Dialogue

Vocabulary

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Lesson Notes

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Lesson Transcript

INTRODUCTION
Alisha: Hi everybody, this is Alisha.
Fernando: Hola amigos, yo soy Fernando.
Alisha: Welcome to SpanishPod101.com. Asking about Someone’s health in Mexico. In this lesson you will learn how to express feelings and inquire about somebody else’s health using Spanish.
Fernando: This conversation is between Ashley and her friend Alejandro.
Alisha: And it takes place at school.
Fernando: The speakers are friends, so they will be using casual Spanish.
Alisha: Let’s listen to the conversation.

Lesson conversation

Ashley ¡Hola Alex! Te ves cansado.
Alejandro: Sí, me siento mal.
Ashley ¿Qué pasa?
Alejandro: Me duele la cabeza.
Alisha: Let’s hear the conversation one time slowly.
Ashley ¡Hola Alex! Te ves cansado.
Alejandro: Sí, me siento mal.
Ashley ¿Qué pasa?
Alejandro: Me duele la cabeza.
Alisha: Now let’s hear it with the English translation.
Ashley ¡Hola Alex! Te ves cansado.
: Hi Alex! You look tired.
Alejandro: Sí, me siento mal.
: Yes, I don’t feel good.
Ashley ¿Qué pasa?
: What’s the matter?
Alejandro: Me duele la cabeza.
: I have a headache.
POST CONVERSATION BANTER
Alisha: So Fernando, what should I do if I get sick in Mexico? And are there any precautions I can take?
Fernando: That’s a good question. Unfortunately, it happens. But for starters, I would recommend not drinking the tap water.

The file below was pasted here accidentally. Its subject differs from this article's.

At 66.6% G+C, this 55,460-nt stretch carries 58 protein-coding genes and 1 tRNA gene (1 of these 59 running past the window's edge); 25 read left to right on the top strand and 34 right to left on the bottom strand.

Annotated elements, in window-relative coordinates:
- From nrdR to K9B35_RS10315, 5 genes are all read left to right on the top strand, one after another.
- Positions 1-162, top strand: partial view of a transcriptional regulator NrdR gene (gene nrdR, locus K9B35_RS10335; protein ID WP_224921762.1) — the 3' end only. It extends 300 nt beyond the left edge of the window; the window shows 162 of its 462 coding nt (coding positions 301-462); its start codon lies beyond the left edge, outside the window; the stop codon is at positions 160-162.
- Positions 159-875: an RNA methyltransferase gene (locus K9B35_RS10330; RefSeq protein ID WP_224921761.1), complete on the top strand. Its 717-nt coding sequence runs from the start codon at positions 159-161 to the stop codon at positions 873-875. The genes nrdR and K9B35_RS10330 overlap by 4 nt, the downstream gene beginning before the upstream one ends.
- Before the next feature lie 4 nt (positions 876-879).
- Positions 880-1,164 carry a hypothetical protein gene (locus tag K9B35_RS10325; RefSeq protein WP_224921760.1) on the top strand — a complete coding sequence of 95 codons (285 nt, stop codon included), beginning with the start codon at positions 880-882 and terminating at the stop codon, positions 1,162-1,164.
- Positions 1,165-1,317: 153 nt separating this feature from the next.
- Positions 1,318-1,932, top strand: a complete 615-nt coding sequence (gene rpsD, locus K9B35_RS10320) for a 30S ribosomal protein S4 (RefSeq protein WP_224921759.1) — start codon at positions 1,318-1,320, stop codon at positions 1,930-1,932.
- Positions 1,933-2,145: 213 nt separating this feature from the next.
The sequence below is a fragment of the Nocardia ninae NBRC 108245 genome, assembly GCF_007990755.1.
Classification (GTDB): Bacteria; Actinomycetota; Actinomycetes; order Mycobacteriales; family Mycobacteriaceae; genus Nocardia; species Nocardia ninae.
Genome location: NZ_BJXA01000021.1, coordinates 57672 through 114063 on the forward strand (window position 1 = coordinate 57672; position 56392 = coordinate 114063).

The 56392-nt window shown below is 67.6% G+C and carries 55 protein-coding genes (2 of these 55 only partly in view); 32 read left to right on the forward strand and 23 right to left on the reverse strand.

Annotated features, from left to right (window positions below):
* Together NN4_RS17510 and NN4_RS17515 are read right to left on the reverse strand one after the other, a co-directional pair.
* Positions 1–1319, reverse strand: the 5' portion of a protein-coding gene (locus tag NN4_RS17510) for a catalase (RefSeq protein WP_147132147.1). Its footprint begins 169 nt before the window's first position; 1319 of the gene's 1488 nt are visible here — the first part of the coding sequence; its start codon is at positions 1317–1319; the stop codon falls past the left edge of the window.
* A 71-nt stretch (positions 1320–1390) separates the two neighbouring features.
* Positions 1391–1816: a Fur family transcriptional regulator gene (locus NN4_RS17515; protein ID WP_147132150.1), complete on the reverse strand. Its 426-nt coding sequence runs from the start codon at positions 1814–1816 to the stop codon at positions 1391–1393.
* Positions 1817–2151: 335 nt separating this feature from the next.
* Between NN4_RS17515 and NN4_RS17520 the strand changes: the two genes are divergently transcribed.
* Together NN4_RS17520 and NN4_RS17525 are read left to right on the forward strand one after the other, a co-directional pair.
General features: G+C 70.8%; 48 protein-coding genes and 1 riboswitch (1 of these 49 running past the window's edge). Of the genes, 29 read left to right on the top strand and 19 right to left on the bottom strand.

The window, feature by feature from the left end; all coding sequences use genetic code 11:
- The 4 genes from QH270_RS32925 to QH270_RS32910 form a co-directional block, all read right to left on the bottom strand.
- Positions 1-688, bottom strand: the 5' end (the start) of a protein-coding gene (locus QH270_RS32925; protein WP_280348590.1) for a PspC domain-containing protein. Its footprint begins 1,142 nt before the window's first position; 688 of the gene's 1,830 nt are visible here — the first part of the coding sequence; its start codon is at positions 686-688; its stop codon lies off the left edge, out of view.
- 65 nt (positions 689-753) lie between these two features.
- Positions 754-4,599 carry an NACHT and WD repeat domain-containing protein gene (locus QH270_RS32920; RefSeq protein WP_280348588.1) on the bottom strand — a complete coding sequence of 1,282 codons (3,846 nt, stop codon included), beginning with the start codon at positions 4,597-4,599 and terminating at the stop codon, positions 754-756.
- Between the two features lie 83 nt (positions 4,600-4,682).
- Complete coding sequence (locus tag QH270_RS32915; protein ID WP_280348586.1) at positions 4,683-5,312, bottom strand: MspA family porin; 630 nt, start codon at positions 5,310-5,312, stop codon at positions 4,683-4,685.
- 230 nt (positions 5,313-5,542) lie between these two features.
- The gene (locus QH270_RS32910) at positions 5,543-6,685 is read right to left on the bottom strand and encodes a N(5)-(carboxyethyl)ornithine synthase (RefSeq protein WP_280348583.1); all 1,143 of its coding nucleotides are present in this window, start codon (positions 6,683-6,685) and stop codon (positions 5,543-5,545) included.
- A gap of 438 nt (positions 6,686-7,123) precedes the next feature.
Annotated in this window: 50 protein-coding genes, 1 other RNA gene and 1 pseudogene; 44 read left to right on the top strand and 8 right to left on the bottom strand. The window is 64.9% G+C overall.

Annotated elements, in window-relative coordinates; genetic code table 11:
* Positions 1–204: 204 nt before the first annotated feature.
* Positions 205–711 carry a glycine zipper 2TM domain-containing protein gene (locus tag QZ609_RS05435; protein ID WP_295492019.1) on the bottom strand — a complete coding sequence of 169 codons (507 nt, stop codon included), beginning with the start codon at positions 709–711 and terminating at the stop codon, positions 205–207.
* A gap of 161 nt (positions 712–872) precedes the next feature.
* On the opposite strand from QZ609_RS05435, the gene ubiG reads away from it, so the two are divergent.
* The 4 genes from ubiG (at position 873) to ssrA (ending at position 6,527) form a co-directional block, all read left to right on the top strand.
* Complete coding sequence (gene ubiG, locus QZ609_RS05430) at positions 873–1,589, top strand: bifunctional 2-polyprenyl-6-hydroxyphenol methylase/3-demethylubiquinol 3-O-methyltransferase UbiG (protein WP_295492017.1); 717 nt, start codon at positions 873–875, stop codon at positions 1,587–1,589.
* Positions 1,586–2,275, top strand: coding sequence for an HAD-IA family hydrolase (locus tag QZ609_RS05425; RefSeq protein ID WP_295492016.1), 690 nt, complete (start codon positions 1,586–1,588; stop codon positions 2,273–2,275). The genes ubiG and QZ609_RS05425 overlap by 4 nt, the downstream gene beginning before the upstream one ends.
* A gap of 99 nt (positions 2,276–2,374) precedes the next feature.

Alisha: So stick to bottled water?
Fernando: Yes, that is your safest bet.
Alisha: In case something does happen... are there enough hospitals and doctors everywhere?
Fernando: Yes, of course. No need to worry.
They also sell a lot of herbs and home remedies for everything you can imagine.
Alisha: And are they for real?
Fernando: Yes, many of them are.
Alisha: Are Mexicans still very much attached to ritual medicine?
Fernando: Yes, these traditions are still very strong in many places, and you can still find many people who practice herbal medicine. There are places such as Catemaco, in Veracruz, where you wouldn’t believe how many different herbs they sell.
Alisha: Hmm, very interesting! Mexican people should keep these ancient practices, I think they’re a cultural asset.
Fernando: Definitely!
Alisha: Okay, now onto the vocab.
VOCAB LIST
: Let's take a look at the vocabulary for this lesson.
: The first word we shall see is:
Fernando: te [natural native speed]
: you
Fernando: te [slowly - broken down by syllable]
Fernando: te [natural native speed]
: Next:
Alisha: verse [natural native speed]
: to look at oneself
Alisha: verse [slowly - broken down by syllable]
Alisha: verse [natural native speed]
: Next: